If you are shopping for a normal zoom lens, the Canon 24-70mm f/4L IS is an interesting specimen. I purchased it for a couple of reasons: it’s decently priced, it’s very sharp wide open, it has image stabilization, and it provides a macro “mode.” Since I didn’t have a dedicated macro lens on this trip, I decided to try the 24-70’s macro mode. And I have to say, once you get used to the ridiculously close focusing distance (you almost have to touch your subject!), it performs exceptionally well.



The gardens have a lot of area to cover. We walked around, enjoying the view. There really is way too much to take in over a short visit. Unfortunately, we did have a time limit, so we moved along at a brisk pace.

My wife got a photo of me photographing some spanish moss on trees:


And the resulting photo, taken with the 24-70mm f/4L IS at f/11, ISO 100, 1/100.


On the way to the Tower, I found this beautiful lily pad pond, which I just had to stop and photograph, regardless of how excited I was to get to the actual Tower. Now, I knew I wanted to do a long exposure to get that smooth, silky water…but I didn’t have a neutral density filter with me and there was simply too much light. I used the stacking method, for which I took about 25 photos at f/11 ISO 100 1/40, and stacked them using Photoshop. The end result simulates using a neutral density filter pretty well.


We then finally made it to the Tower. And I have to say, it’s an imposing structure that really makes you feel small when standing in front of it. I took tons of photos, of course. But this one was taken with the goal of highlighting the enormity of the structure. This is a vertical panorama which, after cropping, resulted in a 36.5 megapixel file.


Cell phone pic behind the camera while photographing the Bok Tower

If you stopped there, turned around, and went home… you would have missed the open landscape behind the Tower. We walked around and I noticed there was something there to look at. So I went to check it out.


This is the backdrop to the Tower, which I wonder how many people never even see. The image is composed of seven 3-exposure HDR captures, for a total of 21 images, taken with the Canon 6D and Canon 16-35mm f/4L IS at 35mm on a tripod. After cropping to taste, the end result is a 60 megapixel file, with tons of detail.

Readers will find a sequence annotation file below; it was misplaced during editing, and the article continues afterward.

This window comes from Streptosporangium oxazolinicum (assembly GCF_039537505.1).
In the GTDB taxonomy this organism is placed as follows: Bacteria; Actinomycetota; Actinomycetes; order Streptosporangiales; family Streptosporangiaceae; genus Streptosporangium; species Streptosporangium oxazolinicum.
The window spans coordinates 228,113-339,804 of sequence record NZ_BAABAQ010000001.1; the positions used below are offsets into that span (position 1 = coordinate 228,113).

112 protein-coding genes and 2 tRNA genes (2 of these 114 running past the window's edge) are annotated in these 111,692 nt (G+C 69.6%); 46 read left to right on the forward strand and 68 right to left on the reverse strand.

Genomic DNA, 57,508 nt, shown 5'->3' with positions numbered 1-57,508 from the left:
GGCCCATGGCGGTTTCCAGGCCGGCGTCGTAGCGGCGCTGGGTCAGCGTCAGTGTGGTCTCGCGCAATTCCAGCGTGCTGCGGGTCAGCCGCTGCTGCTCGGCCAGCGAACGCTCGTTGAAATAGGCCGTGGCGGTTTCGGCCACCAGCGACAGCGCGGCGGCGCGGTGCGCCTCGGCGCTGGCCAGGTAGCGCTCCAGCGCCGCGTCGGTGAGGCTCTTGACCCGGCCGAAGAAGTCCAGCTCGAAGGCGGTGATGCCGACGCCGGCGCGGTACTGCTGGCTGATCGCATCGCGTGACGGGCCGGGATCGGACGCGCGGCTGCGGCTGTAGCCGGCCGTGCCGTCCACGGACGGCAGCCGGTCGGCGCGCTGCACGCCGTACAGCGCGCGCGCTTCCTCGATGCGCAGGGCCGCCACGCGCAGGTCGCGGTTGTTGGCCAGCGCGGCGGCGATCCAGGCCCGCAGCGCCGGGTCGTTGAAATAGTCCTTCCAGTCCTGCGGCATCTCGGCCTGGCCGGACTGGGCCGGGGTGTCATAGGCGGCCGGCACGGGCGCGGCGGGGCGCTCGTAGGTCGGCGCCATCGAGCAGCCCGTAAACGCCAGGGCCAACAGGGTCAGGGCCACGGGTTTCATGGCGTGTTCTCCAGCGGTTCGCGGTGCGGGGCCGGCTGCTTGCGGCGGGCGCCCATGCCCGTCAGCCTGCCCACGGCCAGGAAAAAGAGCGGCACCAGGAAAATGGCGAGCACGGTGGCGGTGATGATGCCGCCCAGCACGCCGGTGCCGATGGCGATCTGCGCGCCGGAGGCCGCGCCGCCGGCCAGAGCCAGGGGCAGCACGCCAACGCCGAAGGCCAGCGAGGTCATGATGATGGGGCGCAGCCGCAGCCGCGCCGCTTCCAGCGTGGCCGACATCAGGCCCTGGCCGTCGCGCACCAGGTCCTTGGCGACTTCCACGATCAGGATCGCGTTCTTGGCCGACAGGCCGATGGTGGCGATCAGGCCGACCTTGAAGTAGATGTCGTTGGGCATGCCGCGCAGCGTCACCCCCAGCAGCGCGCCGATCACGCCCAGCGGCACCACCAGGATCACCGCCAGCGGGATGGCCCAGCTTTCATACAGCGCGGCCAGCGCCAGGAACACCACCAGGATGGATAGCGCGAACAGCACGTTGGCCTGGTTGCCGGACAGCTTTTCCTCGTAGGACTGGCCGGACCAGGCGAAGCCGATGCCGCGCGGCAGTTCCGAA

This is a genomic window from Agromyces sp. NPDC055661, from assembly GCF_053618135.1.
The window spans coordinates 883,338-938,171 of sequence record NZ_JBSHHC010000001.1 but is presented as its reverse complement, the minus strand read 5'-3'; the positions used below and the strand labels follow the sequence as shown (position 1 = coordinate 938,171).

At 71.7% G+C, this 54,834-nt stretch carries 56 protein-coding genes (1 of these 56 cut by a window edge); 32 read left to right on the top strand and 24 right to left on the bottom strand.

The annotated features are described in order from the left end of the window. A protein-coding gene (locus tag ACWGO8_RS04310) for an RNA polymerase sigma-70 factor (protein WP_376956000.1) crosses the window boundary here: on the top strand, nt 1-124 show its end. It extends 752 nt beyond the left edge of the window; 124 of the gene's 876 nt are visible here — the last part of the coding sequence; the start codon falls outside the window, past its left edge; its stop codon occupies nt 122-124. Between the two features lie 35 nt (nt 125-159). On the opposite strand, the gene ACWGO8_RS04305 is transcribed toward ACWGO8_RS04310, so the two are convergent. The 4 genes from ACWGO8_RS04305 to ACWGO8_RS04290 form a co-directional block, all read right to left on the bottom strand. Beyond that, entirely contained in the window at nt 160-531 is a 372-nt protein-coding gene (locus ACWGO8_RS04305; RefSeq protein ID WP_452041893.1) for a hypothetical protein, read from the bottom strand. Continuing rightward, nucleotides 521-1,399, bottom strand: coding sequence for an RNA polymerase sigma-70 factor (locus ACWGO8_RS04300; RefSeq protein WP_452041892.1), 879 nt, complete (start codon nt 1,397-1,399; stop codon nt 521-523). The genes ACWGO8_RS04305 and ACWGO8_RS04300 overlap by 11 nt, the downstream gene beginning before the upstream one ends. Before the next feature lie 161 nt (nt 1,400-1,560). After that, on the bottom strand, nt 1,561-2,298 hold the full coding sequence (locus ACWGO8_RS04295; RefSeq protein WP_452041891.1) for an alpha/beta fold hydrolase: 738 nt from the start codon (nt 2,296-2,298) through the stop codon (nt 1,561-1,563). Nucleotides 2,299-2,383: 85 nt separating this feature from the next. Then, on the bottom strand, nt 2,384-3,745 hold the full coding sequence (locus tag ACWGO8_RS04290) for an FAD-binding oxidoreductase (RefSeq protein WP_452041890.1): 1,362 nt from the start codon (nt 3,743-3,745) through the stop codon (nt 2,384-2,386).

Did you notice those clouds on the right? They were coming for us, and coming fast. But I wasn’t deterred. I imagine it’s hard to see on the blog post, but slightly to the right of the middle of the image, there’s a pink dot in all that green…and I was curious to see it up close. I ran back to my wife, who had the camera bag, switched to the Sigma 150-600mm C, and ran back (literally) to take the photo before the rain got to me.


What a great location to stash a house, wouldn’t you say? I’m both intrigued and scared by the idea of living there.

Anyways, we got soaked. Soaked to the bone. The rain from those earlier clouds came, and it came with a vengeance. Luckily, Canon’s camera bag did a great job at keeping the gear dry. But can’t say the same about my wife and I.

Soaked to the bone
Soaked to the bone

After running back to the visitor center, I took out all the gear to check. Luckily, no damage as I mentioned above.

All dry equipment... awesome!
All dry equipment… awesome!

We waited a while for the rain to stop, and we changed to dry clothes (yay for having extra outfits in our luggage). But I knew I had to make the trek back to the tower. I hadn’t had a chance to take the picture I wanted to take. The picture I felt I needed to take.

It was continuing to drizzle, so I set up the camera with the 24-70mm lens, grabbed my big umbrella, and literally held the umbrella over my camera while it took a sequence of 25 frames, which I then stacked in Photoshop as mentioned above to simulate having a neutral density filter. I’m very happy with the resulting image, and I think it was worth the trouble I went to to take it.


That’s it for now. There are a few more photos at Bok Tower Gardens in our Facebook page. Click here to view the album.

This was a great trip, and I was glad I got to take so many photographs of cool people at the Tampa Bay Comic Con convention, and of such beautiful landscapes at the Bok Tower Gardens. And of course, I don’t think I’ll ever forget the Sunshine Skyway Bridge, and I really hope I get to photograph it again. I can’t wait for my next trip, and you can bet there will be another blog post at that point!

Until then, make sure to like our page and follow us so you can get notified when we post new photos.